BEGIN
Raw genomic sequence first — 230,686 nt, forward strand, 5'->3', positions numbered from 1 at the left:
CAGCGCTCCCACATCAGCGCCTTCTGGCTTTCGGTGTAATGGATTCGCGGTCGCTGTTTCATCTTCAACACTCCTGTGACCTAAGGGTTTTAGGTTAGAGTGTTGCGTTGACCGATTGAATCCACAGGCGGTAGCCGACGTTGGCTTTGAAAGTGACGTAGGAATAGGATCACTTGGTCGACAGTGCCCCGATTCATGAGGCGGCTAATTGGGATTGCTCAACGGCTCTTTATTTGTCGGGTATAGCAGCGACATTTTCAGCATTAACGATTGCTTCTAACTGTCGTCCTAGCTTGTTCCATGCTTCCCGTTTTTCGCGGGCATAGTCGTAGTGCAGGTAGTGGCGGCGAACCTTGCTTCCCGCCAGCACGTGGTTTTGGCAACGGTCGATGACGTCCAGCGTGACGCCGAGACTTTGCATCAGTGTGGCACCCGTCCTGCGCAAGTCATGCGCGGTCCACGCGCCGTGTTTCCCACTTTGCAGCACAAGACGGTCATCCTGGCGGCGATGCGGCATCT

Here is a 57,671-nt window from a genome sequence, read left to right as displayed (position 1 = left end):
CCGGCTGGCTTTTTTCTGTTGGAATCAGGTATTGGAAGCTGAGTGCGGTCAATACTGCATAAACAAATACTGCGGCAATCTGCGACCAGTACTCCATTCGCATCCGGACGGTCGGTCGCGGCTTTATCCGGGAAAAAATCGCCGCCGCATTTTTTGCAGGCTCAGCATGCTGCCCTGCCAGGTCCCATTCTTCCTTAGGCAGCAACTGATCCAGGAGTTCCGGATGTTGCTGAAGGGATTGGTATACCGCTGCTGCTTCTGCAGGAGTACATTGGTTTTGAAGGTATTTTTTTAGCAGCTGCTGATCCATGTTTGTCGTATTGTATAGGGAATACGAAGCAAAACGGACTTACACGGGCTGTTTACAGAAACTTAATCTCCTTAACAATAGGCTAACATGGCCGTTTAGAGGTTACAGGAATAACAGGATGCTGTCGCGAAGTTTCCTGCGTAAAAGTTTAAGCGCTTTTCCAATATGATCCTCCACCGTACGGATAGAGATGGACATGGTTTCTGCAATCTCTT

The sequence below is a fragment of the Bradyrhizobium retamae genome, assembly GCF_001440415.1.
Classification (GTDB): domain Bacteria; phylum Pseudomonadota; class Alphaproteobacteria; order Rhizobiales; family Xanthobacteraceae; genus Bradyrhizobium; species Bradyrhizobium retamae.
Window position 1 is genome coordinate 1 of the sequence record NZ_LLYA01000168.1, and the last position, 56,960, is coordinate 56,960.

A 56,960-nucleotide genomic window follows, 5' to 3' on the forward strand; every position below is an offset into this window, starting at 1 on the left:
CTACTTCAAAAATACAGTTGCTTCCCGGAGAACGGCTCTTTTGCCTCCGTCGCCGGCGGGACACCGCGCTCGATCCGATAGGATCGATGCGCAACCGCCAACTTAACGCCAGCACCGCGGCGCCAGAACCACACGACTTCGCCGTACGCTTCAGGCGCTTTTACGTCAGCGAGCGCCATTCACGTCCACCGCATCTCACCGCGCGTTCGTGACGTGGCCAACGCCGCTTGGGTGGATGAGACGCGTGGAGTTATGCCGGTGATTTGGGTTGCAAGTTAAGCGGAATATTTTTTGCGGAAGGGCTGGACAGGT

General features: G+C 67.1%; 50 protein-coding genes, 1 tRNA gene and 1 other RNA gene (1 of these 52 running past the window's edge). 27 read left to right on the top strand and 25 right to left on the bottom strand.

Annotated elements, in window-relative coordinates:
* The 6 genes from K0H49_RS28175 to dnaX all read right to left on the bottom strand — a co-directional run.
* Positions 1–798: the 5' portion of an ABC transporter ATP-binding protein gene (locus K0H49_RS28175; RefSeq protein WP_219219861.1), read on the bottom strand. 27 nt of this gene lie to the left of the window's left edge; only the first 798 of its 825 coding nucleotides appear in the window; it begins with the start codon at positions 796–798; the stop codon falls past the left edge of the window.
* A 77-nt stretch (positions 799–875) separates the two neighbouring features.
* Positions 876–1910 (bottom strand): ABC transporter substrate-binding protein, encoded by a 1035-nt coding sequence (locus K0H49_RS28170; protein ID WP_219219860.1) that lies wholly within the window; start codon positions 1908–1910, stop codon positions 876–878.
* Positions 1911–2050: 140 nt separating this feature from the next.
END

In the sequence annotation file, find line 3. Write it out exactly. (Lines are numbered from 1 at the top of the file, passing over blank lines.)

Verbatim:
Here is a 57,671-nt window from a genome sequence, read left to right as displayed (position 1 = left end):